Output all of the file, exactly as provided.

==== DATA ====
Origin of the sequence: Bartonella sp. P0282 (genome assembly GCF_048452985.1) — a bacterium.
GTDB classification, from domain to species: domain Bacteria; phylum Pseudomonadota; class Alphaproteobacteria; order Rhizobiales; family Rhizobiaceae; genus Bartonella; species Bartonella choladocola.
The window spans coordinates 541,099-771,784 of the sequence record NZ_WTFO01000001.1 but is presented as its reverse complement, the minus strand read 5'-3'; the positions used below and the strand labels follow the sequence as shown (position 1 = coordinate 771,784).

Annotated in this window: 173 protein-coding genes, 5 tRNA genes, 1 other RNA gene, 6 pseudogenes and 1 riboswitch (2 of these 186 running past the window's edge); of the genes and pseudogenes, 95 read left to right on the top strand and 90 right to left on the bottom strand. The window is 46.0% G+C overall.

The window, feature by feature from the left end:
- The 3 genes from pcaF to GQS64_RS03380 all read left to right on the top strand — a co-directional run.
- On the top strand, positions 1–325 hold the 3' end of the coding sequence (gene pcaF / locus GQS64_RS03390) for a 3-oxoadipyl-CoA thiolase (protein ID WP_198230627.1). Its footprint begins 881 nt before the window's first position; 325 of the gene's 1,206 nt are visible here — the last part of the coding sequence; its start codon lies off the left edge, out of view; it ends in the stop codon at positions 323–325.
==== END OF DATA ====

Origin of the sequence: Bartonella sp. P0282 (genome assembly GCF_048452985.1) — a bacterium.
GTDB classification, from domain to species: domain Bacteria; phylum Pseudomonadota; class Alphaproteobacteria; order Rhizobiales; family Rhizobiaceae; genus Bartonella; species Bartonella choladocola.
The window spans coordinates 541,099-771,784 of the sequence record NZ_WTFO01000001.1 but is presented as its reverse complement, the minus strand read 5'-3'; the positions used below and the strand labels follow the sequence as shown (position 1 = coordinate 771,784).

Annotated in this window: 173 protein-coding genes, 5 tRNA genes, 1 other RNA gene, 6 pseudogenes and 1 riboswitch (2 of these 186 running past the window's edge); of the genes and pseudogenes, 95 read left to right on the top strand and 90 right to left on the bottom strand. The window is 46.0% G+C overall.

The window, feature by feature from the left end:
- The 3 genes from pcaF to GQS64_RS03380 all read left to right on the top strand — a co-directional run.
- On the top strand, positions 1–325 hold the 3' end of the coding sequence (gene pcaF / locus GQS64_RS03390) for a 3-oxoadipyl-CoA thiolase (protein ID WP_198230627.1). Its footprint begins 881 nt before the window's first position; 325 of the gene's 1,206 nt are visible here — the last part of the coding sequence; its start codon lies off the left edge, out of view; it ends in the stop codon at positions 323–325.